From the moment someone is diagnosed with a mental disorder, we often consider that he is no more than that, that something strange and different from others has always existed in him, that all his behaviors are determined by its condition. But it’s wrong. Outside of their symptomatic periods, people who experience depression are ordinary people who act on their unique personalities, like you and me.

“Serge Thériault cannot have given informed consent to the documentary because he was in depression. ”

You cannot assume that someone is incapable of making decisions because they have depression. There are mental disorders that can severely impair people’s judgment, especially psychosis, mania, and psychotic or melancholic depression. For other disorders, impaired judgment is possible, but more limited and nuanced. We can have a depression and still understand very well the implications of a documentary on our caregivers.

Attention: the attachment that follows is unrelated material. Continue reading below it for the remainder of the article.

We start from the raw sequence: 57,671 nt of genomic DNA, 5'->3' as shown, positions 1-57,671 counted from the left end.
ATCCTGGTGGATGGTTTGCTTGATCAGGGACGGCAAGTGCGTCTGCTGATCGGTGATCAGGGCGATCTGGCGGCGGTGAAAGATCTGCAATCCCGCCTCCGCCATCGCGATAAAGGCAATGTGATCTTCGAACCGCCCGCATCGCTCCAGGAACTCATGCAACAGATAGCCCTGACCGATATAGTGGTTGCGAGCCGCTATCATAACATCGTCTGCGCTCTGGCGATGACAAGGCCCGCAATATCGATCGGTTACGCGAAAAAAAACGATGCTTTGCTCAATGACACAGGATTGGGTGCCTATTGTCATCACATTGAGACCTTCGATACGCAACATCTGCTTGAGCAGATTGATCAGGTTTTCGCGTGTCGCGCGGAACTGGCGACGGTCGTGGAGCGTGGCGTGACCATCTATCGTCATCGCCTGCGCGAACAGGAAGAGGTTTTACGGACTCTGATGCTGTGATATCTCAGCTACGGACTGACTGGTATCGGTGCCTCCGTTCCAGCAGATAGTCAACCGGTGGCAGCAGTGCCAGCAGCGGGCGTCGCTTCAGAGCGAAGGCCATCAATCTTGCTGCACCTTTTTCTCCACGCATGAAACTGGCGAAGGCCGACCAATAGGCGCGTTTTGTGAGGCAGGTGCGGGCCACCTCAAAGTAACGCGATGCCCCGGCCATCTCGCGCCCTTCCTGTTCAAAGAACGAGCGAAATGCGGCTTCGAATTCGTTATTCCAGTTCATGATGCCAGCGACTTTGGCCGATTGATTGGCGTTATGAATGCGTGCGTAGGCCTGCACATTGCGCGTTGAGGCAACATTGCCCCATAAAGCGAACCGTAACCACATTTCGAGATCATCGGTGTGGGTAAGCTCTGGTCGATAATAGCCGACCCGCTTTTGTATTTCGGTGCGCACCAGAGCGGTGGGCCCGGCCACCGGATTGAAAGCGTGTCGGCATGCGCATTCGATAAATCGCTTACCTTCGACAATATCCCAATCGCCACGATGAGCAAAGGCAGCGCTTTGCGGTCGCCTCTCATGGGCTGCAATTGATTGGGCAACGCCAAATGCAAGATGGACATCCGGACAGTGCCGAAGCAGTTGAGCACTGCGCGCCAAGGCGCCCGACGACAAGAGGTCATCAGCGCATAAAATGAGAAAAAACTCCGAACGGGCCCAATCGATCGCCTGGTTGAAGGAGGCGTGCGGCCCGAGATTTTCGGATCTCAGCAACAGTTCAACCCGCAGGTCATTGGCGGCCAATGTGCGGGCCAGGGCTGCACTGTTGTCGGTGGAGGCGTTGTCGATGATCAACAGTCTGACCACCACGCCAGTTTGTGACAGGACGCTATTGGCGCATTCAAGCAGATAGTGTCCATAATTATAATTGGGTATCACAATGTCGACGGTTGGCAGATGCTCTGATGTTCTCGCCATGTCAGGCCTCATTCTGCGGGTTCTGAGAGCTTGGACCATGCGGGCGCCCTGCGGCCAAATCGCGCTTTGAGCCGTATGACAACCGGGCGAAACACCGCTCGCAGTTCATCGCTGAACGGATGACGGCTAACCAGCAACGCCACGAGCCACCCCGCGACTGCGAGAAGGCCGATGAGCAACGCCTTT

It is not uncommon for people with mental disorders, in addition to being demonized and ostracized, to be infantilized. They are treated as if they have become incapable, when there are many decision-making spheres in their life that are unaffected by their condition.

“Making a film about a man in depression is abuse”, “Exposing someone’s suffering in this way can only drive him deeper into it”.

Here again, I find paternalism. Mr. Thériault is perceived as necessarily unaware of what is happening, plagued by opportunistic documentarians and insensitive relatives who, in collaborating on this film, denigrate and harm him.

Would we speak of a documentary on the caregivers of an artist suffering from cancer? No. However, there is nothing more shameful to suffer from depression than cancer: it is not the fault of the person who has it either, and there is no suffering nobler than others. The prejudice here is to believe that we can only be reasonably ashamed of our pain when we have a mental disorder.